- In Stage 3, the cancer has spread to the lymph nodes, but not beyond. A partial colectomy with lymph node removal and chemotherapy afterwards is the standard treatment for this stage, sometimes with additional radiation therapy.
- In Stage 4, the cancer has spread to other organs. If it has spread too much for surgery to be used as a treatment, chemotherapy is the common option. For those with certain genes, immunotherapy can be used. For more advanced cancers, radiation therapy is used.
Rectum Cancer Treatment
- In Stage 0, the cancer has not gone beyond the rectum’s inner lining. Usually surgical removal of the polyp (polypectomy), transanal resection, or local excision is the only treatment needed.
- In Stage 1, the cancer has gone to the deeper layers of the rectum, but has not spread outside the rectum. For healthy individuals one or several surgeries may be needed to remove the cancer. Those that cannot handle surgery might be treated with chemotherapy and radiation.
- In Stage 2, the cancer has spread through the walls of the rectum, but not to the lymph nodes. Stage 2 patients are usually treated with a combination of surgery, radiation and chemotherapy, with the order of the treatments depending on their situation.
- In Stage 3, the cancer has spread to the lymph nodes but not to other areas of the body. Those in this stage are also treated with a combination of surgery, radiation and chemotherapy.
- In Stage 4, the cancer has spread to other areas of the body such as the lungs or liver. In this stage, chemotherapy and radiation are the primary treatments with surgery as an option if tumors are small enough or not as widespread. Like colon cancer, those with certain genes might be treated with immunotherapy. Embolization or ablation, techniques that destroy cancer cells using chemicals, cold, or radio frequencies, can be used on smaller tumors.
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Colorectal cancer is a serious cancer in the United States, made more serious by insurance coverage differences. Regardless of whether you are insured, uninsured, or under-insured, remember to practice healthy lifestyle choices, get your cancer screenings, and follow treatment advice from your oncology team. If you cannot afford screenings or treatment, contact us. We help link people to free and reduced cost treatments and screenings.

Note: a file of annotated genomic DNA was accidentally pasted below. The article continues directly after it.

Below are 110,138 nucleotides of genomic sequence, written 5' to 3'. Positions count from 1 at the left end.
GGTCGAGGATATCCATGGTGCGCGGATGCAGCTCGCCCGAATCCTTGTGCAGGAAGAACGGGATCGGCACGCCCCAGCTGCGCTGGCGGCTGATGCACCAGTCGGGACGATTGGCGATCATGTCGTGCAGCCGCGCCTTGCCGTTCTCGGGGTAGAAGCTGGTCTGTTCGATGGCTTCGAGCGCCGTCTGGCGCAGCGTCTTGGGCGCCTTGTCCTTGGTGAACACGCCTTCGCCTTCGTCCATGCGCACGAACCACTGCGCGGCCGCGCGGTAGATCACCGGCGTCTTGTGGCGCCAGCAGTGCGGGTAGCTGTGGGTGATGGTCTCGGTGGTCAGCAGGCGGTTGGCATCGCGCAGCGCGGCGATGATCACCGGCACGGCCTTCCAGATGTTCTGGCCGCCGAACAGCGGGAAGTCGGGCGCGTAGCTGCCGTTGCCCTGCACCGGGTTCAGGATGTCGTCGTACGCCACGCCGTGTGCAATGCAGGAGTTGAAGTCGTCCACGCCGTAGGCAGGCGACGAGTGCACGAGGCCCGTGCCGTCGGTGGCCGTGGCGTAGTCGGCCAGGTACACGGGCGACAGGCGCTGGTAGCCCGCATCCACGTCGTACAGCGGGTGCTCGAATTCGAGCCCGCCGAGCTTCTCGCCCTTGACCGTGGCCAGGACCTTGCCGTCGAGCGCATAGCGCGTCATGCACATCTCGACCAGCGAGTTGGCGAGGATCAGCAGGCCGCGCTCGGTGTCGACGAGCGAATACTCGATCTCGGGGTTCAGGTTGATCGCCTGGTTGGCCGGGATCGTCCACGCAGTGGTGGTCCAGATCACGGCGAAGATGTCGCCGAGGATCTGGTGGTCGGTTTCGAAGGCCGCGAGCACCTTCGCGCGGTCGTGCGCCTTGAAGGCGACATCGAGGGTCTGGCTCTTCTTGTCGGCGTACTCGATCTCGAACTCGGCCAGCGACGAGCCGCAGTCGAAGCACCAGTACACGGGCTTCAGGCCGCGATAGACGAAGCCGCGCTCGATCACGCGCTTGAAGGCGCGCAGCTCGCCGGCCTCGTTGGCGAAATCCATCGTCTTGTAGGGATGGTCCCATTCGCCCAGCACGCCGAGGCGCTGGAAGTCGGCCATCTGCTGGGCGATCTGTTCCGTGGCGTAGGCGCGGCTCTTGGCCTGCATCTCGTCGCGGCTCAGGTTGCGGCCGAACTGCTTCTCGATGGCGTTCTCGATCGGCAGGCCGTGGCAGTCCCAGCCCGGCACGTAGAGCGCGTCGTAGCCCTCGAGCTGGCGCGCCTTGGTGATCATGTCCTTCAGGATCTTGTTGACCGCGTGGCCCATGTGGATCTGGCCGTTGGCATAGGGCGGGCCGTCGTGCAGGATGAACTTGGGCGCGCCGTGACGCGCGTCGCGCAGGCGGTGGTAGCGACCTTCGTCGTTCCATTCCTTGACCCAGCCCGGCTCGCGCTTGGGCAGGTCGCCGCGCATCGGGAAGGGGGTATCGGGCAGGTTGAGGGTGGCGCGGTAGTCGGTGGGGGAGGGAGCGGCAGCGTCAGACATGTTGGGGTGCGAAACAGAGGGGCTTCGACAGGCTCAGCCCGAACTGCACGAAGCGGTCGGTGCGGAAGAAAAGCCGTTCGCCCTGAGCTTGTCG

Have questions about colorectal cancer? SHAREing & CAREing is a Queens-based cancer non-profit founded by survivors to support patients, previvors, survivors, loved ones, and caregivers. We are here to support you. Contact us for individual support, attend a monthly support group meeting or join our online Facebook group. We offer free patient navigation services, links to free and reduced cost medical care, transportation assistance, and educational prevention workshops offered to schools and the community.
- “Key Statistics for Colorectal Cancer,” American Cancer Society
- “Colorectal Cancer Risk Factors,” American Cancer Society
- “What Should I Know About Screening?” Centers For Disease Control and Prevention (CDC)
- “Treatment of Colon Cancer By Stage,” American Cancer Society
- “Treatment of Rectal Cancer, By Stage” American Cancer Society